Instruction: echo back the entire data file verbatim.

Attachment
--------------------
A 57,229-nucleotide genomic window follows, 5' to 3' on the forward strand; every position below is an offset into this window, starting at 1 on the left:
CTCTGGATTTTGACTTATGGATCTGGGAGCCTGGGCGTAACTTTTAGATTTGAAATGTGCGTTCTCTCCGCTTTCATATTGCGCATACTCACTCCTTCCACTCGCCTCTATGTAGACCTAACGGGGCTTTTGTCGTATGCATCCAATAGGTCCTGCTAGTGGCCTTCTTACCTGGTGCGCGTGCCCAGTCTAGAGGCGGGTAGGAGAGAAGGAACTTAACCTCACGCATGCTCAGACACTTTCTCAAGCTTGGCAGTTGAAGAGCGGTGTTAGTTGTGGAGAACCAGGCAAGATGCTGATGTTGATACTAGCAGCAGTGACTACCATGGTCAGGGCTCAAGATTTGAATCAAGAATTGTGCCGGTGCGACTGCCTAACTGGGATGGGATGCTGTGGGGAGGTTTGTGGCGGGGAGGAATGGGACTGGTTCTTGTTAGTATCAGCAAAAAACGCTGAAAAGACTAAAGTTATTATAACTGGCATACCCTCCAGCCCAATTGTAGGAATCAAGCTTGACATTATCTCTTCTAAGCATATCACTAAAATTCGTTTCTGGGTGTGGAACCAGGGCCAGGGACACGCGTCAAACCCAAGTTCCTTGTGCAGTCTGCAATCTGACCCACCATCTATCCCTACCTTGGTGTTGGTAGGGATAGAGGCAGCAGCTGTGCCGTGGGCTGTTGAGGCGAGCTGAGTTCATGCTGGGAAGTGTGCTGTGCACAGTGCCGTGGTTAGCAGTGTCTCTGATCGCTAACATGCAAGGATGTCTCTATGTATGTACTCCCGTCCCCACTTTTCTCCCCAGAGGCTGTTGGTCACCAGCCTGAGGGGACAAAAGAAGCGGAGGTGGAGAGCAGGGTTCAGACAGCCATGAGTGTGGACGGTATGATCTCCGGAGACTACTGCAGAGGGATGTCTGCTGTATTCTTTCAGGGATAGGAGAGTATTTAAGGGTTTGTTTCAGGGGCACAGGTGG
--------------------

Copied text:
A 57,229-nucleotide genomic window follows, 5' to 3' on the forward strand; every position below is an offset into this window, starting at 1 on the left:
CTCTGGATTTTGACTTATGGATCTGGGAGCCTGGGCGTAACTTTTAGATTTGAAATGTGCGTTCTCTCCGCTTTCATATTGCGCATACTCACTCCTTCCACTCGCCTCTATGTAGACCTAACGGGGCTTTTGTCGTATGCATCCAATAGGTCCTGCTAGTGGCCTTCTTACCTGGTGCGCGTGCCCAGTCTAGAGGCGGGTAGGAGAGAAGGAACTTAACCTCACGCATGCTCAGACACTTTCTCAAGCTTGGCAGTTGAAGAGCGGTGTTAGTTGTGGAGAACCAGGCAAGATGCTGATGTTGATACTAGCAGCAGTGACTACCATGGTCAGGGCTCAAGATTTGAATCAAGAATTGTGCCGGTGCGACTGCCTAACTGGGATGGGATGCTGTGGGGAGGTTTGTGGCGGGGAGGAATGGGACTGGTTCTTGTTAGTATCAGCAAAAAACGCTGAAAAGACTAAAGTTATTATAACTGGCATACCCTCCAGCCCAATTGTAGGAATCAAGCTTGACATTATCTCTTCTAAGCATATCACTAAAATTCGTTTCTGGGTGTGGAACCAGGGCCAGGGACACGCGTCAAACCCAAGTTCCTTGTGCAGTCTGCAATCTGACCCACCATCTATCCCTACCTTGGTGTTGGTAGGGATAGAGGCAGCAGCTGTGCCGTGGGCTGTTGAGGCGAGCTGAGTTCATGCTGGGAAGTGTGCTGTGCACAGTGCCGTGGTTAGCAGTGTCTCTGATCGCTAACATGCAAGGATGTCTCTATGTATGTACTCCCGTCCCCACTTTTCTCCCCAGAGGCTGTTGGTCACCAGCCTGAGGGGACAAAAGAAGCGGAGGTGGAGAGCAGGGTTCAGACAGCCATGAGTGTGGACGGTATGATCTCCGGAGACTACTGCAGAGGGATGTCTGCTGTATTCTTTCAGGGATAGGAGAGTATTTAAGGGTTTGTTTCAGGGGCACAGGTGG